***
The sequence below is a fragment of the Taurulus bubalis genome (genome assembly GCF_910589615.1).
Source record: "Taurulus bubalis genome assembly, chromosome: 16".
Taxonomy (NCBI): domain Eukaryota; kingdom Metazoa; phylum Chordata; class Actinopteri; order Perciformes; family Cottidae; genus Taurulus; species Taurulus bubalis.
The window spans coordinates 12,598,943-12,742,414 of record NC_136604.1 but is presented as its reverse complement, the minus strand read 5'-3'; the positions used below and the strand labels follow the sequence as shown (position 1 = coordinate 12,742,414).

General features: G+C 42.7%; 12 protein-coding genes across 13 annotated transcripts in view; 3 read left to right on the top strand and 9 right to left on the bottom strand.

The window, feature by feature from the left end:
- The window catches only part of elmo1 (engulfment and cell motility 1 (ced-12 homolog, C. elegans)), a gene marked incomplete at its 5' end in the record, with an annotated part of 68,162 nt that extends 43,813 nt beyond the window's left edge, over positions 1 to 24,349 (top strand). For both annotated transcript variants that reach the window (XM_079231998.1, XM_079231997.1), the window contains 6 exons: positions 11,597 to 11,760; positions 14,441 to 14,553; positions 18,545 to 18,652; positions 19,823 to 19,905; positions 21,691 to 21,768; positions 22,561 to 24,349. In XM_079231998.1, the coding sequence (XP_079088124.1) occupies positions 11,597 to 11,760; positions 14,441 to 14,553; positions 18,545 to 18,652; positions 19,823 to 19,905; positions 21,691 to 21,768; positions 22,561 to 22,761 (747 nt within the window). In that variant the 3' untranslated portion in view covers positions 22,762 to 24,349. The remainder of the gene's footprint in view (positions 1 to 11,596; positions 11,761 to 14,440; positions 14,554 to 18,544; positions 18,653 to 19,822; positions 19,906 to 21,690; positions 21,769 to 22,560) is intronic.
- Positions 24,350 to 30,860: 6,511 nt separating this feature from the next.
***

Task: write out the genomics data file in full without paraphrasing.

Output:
The sequence below is a fragment of the Taurulus bubalis genome (genome assembly GCF_910589615.1).
Source record: "Taurulus bubalis genome assembly, chromosome: 16".
Taxonomy (NCBI): domain Eukaryota; kingdom Metazoa; phylum Chordata; class Actinopteri; order Perciformes; family Cottidae; genus Taurulus; species Taurulus bubalis.
The window spans coordinates 12,598,943-12,742,414 of record NC_136604.1 but is presented as its reverse complement, the minus strand read 5'-3'; the positions used below and the strand labels follow the sequence as shown (position 1 = coordinate 12,742,414).

General features: G+C 42.7%; 12 protein-coding genes across 13 annotated transcripts in view; 3 read left to right on the top strand and 9 right to left on the bottom strand.

The window, feature by feature from the left end:
- The window catches only part of elmo1 (engulfment and cell motility 1 (ced-12 homolog, C. elegans)), a gene marked incomplete at its 5' end in the record, with an annotated part of 68,162 nt that extends 43,813 nt beyond the window's left edge, over positions 1 to 24,349 (top strand). For both annotated transcript variants that reach the window (XM_079231998.1, XM_079231997.1), the window contains 6 exons: positions 11,597 to 11,760; positions 14,441 to 14,553; positions 18,545 to 18,652; positions 19,823 to 19,905; positions 21,691 to 21,768; positions 22,561 to 24,349. In XM_079231998.1, the coding sequence (XP_079088124.1) occupies positions 11,597 to 11,760; positions 14,441 to 14,553; positions 18,545 to 18,652; positions 19,823 to 19,905; positions 21,691 to 21,768; positions 22,561 to 22,761 (747 nt within the window). In that variant the 3' untranslated portion in view covers positions 22,762 to 24,349. The remainder of the gene's footprint in view (positions 1 to 11,596; positions 11,761 to 14,440; positions 14,554 to 18,544; positions 18,653 to 19,822; positions 19,906 to 21,690; positions 21,769 to 22,560) is intronic.
- Positions 24,350 to 30,860: 6,511 nt separating this feature from the next.